First-grade art

Okay, I’ve been doodling with my new tablet for a bit, and it’s clear I’m not much of an artist.

That’s supposed to be a barn but looks like a doghouse. Then again, it was about three minutes of effort and really just an exercise to get used to how the stylus works, and how to make varying line thicknesses and use of colors.

After goofing around a bit more, I decided to “paint” an actual photo. Here’s the source material, a shot of Lake McDonald from a recent trip to Glacier:

And here’s the sketch:

Breathtaking, I know. But in about an hour of scribbling stuff like this, I’m already feeling more familiar with the tools and how to use the stylus. Give it another week or so, and I’ll be Monet.

Digital artist

As I continue on my (long) journey to become a better photographer, I thought it might be interesting to work with a digital art tablet. Many people seem to think using a stylus is far easier than using a mouse when it comes to image editing and manipulation. Moreover, as I continue working on Hexteria, I feel like it might be fun to make some digital art (illustration kind of stuff) and a tablet is definitely superior for that sort of thing.

So, I bought one. It just arrived, and I’m having some fun messing with it.

There are a bunch of programmable buttons on the device, and of course for years I’ve already been all sorts of keyboard shortcuts to let me quickly change tools and modes. One hand holds the pen, the other taps some keys, and the magic happens. So far it’s been pretty slick.

One part of the process was calibrating the tablet to work with my three-monitor system. Technically the tablet is a fourth monitor– I can drag any windows over to it, and then manipulate them with the stylus. In order to “scale” the stylus’ drawing area to only the tablet, so it doesn’t bleed over to my other screens, I had to do a bit of linear algebra to compute a transformation matrix for the screen coordinates. Wow, that took me back. I remember absolutely loving linear algebra, although admittedly I had to brush up a bit to figure this one out.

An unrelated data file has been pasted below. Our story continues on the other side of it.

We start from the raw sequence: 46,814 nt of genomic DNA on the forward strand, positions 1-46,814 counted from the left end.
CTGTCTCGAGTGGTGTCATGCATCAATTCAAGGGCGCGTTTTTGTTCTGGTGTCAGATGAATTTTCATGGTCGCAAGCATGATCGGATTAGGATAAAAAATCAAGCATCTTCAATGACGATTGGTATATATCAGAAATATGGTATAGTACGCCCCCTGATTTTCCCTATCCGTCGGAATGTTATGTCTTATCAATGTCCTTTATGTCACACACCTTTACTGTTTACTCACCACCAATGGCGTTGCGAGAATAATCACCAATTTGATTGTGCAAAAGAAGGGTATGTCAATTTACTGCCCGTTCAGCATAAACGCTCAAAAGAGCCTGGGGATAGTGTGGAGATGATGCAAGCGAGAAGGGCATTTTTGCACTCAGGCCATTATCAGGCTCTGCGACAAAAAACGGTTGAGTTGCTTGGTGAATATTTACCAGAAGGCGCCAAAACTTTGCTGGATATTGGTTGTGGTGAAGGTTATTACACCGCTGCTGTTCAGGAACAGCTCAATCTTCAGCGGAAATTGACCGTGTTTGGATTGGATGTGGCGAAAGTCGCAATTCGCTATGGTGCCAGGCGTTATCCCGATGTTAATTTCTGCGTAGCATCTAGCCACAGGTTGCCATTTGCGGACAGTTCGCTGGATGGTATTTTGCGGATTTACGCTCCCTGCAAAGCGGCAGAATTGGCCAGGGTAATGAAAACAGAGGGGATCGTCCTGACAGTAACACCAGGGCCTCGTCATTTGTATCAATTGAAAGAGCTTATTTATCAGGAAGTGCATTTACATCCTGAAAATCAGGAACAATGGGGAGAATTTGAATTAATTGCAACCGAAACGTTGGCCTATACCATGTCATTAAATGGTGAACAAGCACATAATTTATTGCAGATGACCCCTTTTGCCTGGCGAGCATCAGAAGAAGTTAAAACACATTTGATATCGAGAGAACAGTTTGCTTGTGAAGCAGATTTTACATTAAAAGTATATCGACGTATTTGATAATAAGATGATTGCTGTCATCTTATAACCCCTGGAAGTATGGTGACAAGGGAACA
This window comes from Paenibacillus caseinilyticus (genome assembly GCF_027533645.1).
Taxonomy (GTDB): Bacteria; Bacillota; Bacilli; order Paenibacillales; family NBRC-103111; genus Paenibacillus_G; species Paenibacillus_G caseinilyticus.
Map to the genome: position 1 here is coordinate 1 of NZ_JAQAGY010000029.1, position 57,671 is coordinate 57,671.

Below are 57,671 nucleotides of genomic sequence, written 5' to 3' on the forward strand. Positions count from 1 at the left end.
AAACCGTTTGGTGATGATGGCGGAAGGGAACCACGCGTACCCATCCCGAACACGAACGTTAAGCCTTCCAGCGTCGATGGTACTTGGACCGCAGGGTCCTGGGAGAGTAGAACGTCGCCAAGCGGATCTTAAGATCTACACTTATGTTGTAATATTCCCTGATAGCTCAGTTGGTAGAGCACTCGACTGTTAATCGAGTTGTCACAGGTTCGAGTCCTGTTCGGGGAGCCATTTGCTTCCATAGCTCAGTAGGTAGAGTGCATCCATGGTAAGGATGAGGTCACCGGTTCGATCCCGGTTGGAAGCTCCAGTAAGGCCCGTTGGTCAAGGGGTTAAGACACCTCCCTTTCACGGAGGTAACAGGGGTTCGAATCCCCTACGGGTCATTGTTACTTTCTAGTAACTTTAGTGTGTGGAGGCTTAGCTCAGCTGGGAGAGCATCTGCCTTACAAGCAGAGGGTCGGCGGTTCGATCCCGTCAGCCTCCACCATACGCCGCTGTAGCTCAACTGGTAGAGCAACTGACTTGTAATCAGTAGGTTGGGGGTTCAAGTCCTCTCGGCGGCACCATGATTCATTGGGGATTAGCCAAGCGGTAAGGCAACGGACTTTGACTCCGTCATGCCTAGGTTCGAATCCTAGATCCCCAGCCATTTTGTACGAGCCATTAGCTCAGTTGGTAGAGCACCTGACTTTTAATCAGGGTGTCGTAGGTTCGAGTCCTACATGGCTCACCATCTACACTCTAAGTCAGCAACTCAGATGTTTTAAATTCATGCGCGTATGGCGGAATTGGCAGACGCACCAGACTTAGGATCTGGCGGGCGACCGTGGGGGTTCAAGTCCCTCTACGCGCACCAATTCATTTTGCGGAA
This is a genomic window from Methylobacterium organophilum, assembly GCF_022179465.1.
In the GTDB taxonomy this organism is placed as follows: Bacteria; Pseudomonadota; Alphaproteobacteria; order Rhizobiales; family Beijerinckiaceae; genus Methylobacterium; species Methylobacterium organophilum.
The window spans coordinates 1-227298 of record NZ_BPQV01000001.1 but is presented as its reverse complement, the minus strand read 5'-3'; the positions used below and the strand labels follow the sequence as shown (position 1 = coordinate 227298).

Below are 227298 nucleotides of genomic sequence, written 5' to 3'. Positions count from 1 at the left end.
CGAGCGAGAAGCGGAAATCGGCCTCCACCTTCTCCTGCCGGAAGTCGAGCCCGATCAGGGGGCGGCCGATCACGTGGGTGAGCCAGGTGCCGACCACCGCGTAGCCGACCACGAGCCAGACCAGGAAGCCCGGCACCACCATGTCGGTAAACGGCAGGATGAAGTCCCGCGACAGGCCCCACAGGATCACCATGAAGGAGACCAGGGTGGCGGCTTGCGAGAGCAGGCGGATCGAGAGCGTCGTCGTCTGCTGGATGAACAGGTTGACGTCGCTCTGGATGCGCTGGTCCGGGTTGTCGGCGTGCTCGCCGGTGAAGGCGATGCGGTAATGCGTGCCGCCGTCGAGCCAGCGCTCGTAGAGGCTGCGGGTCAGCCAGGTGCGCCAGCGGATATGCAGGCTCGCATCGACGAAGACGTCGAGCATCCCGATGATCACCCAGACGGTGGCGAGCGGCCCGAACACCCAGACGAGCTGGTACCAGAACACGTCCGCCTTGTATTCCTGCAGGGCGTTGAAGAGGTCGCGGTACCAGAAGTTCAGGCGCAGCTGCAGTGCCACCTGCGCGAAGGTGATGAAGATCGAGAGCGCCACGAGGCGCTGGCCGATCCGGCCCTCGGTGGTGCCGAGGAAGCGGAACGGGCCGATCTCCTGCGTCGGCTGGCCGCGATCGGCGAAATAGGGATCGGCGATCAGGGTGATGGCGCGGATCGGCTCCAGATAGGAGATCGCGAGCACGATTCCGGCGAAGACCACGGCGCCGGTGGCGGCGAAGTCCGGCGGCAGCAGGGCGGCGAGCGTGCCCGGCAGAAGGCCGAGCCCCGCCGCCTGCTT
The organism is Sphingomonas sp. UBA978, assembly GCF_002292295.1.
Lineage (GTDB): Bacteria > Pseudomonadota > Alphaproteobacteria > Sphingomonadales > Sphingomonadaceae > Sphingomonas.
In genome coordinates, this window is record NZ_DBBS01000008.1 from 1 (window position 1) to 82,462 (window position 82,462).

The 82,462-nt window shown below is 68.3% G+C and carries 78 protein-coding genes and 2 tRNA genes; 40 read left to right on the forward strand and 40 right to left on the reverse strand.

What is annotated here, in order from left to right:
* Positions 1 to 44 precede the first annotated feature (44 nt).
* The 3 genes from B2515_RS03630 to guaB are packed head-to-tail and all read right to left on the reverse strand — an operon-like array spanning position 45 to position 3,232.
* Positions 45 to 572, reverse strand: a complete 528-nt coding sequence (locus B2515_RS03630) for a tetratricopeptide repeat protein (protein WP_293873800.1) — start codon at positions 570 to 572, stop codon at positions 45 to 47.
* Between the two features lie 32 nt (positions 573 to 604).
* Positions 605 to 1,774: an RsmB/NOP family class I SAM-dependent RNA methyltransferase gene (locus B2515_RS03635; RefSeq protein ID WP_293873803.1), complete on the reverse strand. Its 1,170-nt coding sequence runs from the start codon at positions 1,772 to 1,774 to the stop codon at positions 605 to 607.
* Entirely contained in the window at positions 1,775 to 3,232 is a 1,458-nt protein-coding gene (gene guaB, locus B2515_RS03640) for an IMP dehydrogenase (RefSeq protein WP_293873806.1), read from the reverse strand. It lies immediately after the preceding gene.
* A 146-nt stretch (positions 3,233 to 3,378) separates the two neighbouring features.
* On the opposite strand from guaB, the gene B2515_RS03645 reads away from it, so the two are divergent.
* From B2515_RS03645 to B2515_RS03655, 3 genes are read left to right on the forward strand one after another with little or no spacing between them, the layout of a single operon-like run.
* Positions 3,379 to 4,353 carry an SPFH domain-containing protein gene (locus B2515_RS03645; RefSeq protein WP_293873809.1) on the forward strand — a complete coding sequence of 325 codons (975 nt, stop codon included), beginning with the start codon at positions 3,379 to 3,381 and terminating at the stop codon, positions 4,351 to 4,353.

In any case, it’s the start of yet another hobby. I’m curious to see how artistic I can be…

More critters

It’s been a while since I shared some security camera footage of critters roaming around the house. Almost daily we see deer and mice; occasionally we’ll catch a bear wandering across the lawn. But last night we had two new ones.

First there was a skunk walking around by our front door. (Click to watch the night-vision video)

About an hour later, someone’s dog dropped by.

While I’m not at all surprised that animals wander around here, we’re a good quarter-mile from the nearest house, and even then it’s a trek through a forest with heavy underbrush. For a dog to get up here is pretty odd. He walked all around the house, showing up on every one of our cameras. I hope he made it home this morning…


We were in town today for some shopping, and I saw this awesome license plate in the parking lot:

It reminded me of a joke I used to think was absolutely hilarious:

… So this snail goes to an auto detailing shop and asks if he can have a giant letter “S” painted on the side of his car. The owner asks why. “Because,” replies the snail, “I want people to see me driving past and exclaim ‘Wow, look at that S car go!'”


Hexteria Alpha

Today I received the first batch of printed parts for Hexteria. It was exciting to open the box and see all the little baggies with tiles and reference cards…

I laid out the board for a two-player game, just to see what the tiles looked like together, and how big it was. Not too bad.

There’s still a lot of work to be done, but I’m at the point now where I can box up a few copies of this “alpha” version of the game and send it to people who have agreed to playtest it. I’m looking forward to some feedback…

Out the window

Many times as we’re driving around, I notice a really cool scene out the car window. More often than not, I didn’t bring my “good” camera– my sweet Canon DSLR– and have to decide whether it’s worth a shot on my phone. (To be fair, sometimes Thom snaps “candid shots” out his car window with his ancient iPhone, and those pictures tend to be pretty nice.) Although it’s difficult to get a decent shot at 70mph, every now and then I get lucky.

An example of a cool car-window shot is last week’s low-hanging clouds. I dredged up a few others from recent excursions.

I love how the sunlight is dappled across this hilltop in Idaho:

Or the moody clouds hanging over the mountains near Missoula:

How about these late afternoon clouds, shot from the highway overlooking Flathead Lake:

Or this fiery sunset from exactly the same spot, a few months earlier: